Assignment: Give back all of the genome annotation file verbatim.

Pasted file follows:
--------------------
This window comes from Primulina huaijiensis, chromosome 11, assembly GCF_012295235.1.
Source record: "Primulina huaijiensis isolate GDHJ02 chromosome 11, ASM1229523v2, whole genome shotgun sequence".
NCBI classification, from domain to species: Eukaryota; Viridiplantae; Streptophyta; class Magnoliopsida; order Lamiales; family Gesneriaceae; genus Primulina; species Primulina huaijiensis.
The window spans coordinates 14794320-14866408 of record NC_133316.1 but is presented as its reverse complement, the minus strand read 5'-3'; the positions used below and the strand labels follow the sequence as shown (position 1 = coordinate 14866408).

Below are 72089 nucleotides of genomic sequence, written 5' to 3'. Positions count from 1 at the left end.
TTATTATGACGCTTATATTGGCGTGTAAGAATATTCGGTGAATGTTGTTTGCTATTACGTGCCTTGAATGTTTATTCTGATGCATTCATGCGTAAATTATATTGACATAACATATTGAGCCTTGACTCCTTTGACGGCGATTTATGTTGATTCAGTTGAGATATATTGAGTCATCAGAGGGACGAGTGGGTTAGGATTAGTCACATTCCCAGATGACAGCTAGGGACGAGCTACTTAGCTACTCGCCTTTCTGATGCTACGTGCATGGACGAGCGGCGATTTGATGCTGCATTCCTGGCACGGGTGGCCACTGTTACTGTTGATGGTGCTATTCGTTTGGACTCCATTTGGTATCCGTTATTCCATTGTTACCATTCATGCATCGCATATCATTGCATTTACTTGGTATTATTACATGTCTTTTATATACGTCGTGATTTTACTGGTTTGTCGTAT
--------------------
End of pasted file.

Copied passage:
This window comes from Primulina huaijiensis, chromosome 11, assembly GCF_012295235.1.
Source record: "Primulina huaijiensis isolate GDHJ02 chromosome 11, ASM1229523v2, whole genome shotgun sequence".
NCBI classification, from domain to species: Eukaryota; Viridiplantae; Streptophyta; class Magnoliopsida; order Lamiales; family Gesneriaceae; genus Primulina; species Primulina huaijiensis.
The window spans coordinates 14794320-14866408 of record NC_133316.1 but is presented as its reverse complement, the minus strand read 5'-3'; the positions used below and the strand labels follow the sequence as shown (position 1 = coordinate 14866408).

Below are 72089 nucleotides of genomic sequence, written 5' to 3'. Positions count from 1 at the left end.
TTATTATGACGCTTATATTGGCGTGTAAGAATATTCGGTGAATGTTGTTTGCTATTACGTGCCTTGAATGTTTATTCTGATGCATTCATGCGTAAATTATATTGACATAACATATTGAGCCTTGACTCCTTTGACGGCGATTTATGTTGATTCAGTTGAGATATATTGAGTCATCAGAGGGACGAGTGGGTTAGGATTAGTCACATTCCCAGATGACAGCTAGGGACGAGCTACTTAGCTACTCGCCTTTCTGATGCTACGTGCATGGACGAGCGGCGATTTGATGCTGCATTCCTGGCACGGGTGGCCACTGTTACTGTTGATGGTGCTATTCGTTTGGACTCCATTTGGTATCCGTTATTCCATTGTTACCATTCATGCATCGCATATCATTGCATTTACTTGGTATTATTACATGTCTTTTATATACGTCGTGATTTTACTGGTTTGTCGTAT